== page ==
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December 25, 2009
Pickled Red Onions

As promised, and right before the year ends, here is a recipe for pickled red onions or cebollas encurtidas or en escabeche, so you can try them with Pollo Pibil. Please do! You will see why it’s no wonder pickled red onion has been Pibil’s faithful and enlightened companion for centuries: they both taste great separately, but blissful when paired together.

Pickled red onions are also a permanent fixture at every single table in Yucatan. As they are mildly spicy, deliciously tangy and surprisingly crunchy they go well with so many things. These past couple weeks I learned first hand why they are such a fabulous pickle to have handy.

Since one of its main ingredients, the bitter orange, is hard to come by around here, I had 16 takes with different bitter orange substitutes. There are well-known versions for substitutes, but I am not crazy about any of them. 16 pickled red onion batches later: I found one I love! It is equal parts grapefruit, orange, lime juice and white distilled vinegar. Without the vinegar it’s not acid enough and the pickle loses its color and crunch, it faints quickly.

Continue reading Pickled Red Onions a la Yucateca


June 22, 2009

Pickled Jalapeños are a very popular garnish, topping or side for plenty of Mexican foods like tortas, tacos, quesadillas, grilled meats, rice, beans, tostadas… just to name some. So much so, that in many Restaurants, they are placed in the center of the table along the side of salt, pepper and a breadbasket. Many people nibble on them right out of the bowl… They are popular in Mexican Pizzerias too!

You can make your own or buy them already bottled or canned at the stores. They are so intensely used, that there are plenty of brands that carry them as a regular product. Taste does vary considerably from one brand to another, so try a couple, and see which ones you like more.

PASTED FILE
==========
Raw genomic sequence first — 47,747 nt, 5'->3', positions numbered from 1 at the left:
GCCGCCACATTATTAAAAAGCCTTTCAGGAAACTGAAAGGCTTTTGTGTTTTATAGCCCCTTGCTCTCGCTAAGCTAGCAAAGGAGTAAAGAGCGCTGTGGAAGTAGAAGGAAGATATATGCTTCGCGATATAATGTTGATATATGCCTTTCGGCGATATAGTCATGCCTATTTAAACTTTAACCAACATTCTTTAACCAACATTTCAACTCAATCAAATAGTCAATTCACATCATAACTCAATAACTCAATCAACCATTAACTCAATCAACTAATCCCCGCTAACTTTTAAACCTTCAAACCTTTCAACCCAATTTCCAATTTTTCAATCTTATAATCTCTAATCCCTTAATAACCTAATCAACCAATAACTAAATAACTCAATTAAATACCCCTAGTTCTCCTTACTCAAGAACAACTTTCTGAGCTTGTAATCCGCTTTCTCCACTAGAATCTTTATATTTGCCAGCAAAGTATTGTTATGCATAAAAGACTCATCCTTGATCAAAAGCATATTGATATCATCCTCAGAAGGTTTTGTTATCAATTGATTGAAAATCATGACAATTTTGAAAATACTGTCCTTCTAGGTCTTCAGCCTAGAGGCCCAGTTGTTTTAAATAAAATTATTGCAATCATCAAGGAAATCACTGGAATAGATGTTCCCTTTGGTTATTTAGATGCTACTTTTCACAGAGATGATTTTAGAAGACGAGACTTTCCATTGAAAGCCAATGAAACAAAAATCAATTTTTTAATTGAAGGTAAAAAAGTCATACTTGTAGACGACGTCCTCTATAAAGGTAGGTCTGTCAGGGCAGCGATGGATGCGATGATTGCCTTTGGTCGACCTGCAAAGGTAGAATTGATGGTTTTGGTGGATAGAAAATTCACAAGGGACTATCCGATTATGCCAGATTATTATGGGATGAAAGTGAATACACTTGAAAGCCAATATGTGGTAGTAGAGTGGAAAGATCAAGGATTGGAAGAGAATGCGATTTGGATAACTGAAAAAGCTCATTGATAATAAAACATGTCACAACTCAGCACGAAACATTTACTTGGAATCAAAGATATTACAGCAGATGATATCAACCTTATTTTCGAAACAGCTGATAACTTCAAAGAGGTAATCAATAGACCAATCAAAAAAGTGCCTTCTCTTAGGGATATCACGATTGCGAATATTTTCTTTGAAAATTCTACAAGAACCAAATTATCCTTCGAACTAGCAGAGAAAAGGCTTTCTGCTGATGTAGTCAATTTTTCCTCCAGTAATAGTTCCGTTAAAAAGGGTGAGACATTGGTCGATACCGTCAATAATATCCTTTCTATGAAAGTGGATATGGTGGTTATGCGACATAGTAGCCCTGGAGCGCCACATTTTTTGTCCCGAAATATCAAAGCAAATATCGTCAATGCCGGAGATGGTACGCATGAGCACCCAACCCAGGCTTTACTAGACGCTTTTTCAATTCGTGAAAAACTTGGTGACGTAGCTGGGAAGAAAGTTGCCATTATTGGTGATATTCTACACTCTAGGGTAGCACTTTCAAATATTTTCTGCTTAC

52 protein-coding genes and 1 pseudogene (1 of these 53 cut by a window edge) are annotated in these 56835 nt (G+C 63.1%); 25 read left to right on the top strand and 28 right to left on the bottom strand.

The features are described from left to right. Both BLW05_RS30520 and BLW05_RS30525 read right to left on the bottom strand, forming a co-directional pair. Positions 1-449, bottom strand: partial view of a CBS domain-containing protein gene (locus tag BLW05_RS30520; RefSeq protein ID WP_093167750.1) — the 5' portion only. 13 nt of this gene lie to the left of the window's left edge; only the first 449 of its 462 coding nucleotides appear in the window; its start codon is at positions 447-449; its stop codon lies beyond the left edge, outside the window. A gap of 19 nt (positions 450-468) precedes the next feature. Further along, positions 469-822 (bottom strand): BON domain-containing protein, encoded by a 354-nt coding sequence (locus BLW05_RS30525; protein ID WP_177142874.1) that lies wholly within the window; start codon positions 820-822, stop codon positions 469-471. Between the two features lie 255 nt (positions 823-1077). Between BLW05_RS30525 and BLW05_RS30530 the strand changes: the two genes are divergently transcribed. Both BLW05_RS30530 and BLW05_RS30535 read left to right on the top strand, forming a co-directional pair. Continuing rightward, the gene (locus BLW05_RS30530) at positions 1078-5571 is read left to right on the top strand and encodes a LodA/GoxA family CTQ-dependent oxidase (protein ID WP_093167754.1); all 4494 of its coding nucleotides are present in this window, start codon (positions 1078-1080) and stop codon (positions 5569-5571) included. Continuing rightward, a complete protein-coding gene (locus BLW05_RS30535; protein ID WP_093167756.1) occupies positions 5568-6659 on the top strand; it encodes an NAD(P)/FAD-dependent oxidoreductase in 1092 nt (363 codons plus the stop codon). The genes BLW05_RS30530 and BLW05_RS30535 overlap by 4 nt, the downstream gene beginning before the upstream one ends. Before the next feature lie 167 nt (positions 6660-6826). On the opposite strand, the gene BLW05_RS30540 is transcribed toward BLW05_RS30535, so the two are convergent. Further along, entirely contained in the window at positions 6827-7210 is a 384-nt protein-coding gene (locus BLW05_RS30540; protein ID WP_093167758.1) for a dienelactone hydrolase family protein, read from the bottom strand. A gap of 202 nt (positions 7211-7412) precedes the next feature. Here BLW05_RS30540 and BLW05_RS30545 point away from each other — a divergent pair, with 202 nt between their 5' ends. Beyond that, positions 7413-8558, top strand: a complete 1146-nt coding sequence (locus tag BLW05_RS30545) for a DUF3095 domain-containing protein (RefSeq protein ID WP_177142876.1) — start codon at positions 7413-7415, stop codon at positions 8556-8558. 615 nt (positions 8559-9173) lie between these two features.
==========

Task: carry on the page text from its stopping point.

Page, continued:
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June 19, 2009

I am not one to carry a bottle of hot sauce in my bag wherever I go. I do have an uncle that proudly does. Wherever he travels, his Tabasco sauce eagerly jumps out of his bag and splashes its somewhat flavorless heat on whatever food it happens to come across. Yep, fancy restaurants too.

Now I know… Mexicans have the reputation of loving to eat everything with chiles. I admit this to be true. As Fray Bartolomé de las Casas, Spanish priest, defender of indigenous people, and chronicler of early colonial times said in the XVI century: Without chiles, Mexicans do not consider they have eaten. Hmmmm… the same can be said today. With the caveat, that it’s not just the heat that we crave.

Most Mexicans are picky chile eaters. Since we have so many varieties, and such varied and distinct ways to use and prepare them, we can exquisitely discriminate how and what we pair them with. We love their different flavors, textures, fragrances and personalities. It is like considering different kinds of fruits. So my uncle is more an exception than the rule.

All this to say, without any excuse, that although I am not a hot sauce bottle kind of woman, I am a pickled Jalapeño kind of gal.

Continue reading Pickled Jalapeño Kind of Gal


March 25, 2009

“Can you think of an American dish that has been Mexicanized?” My friend Andrea asked. “It has gone the other way around, no?” I responded, thinking about Tex Mex and the complaints from Mexican food aficionados about Mexican food being Americanized in the US.

But the other way around? As I swam through my childhood memories in Mexico City I was startled by how wrong my natural response had been. Of course there are Mexicanized American foods, and plenty!

Continue reading Tex Mex or Mex Tex

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Tex Mex or Mex Tex

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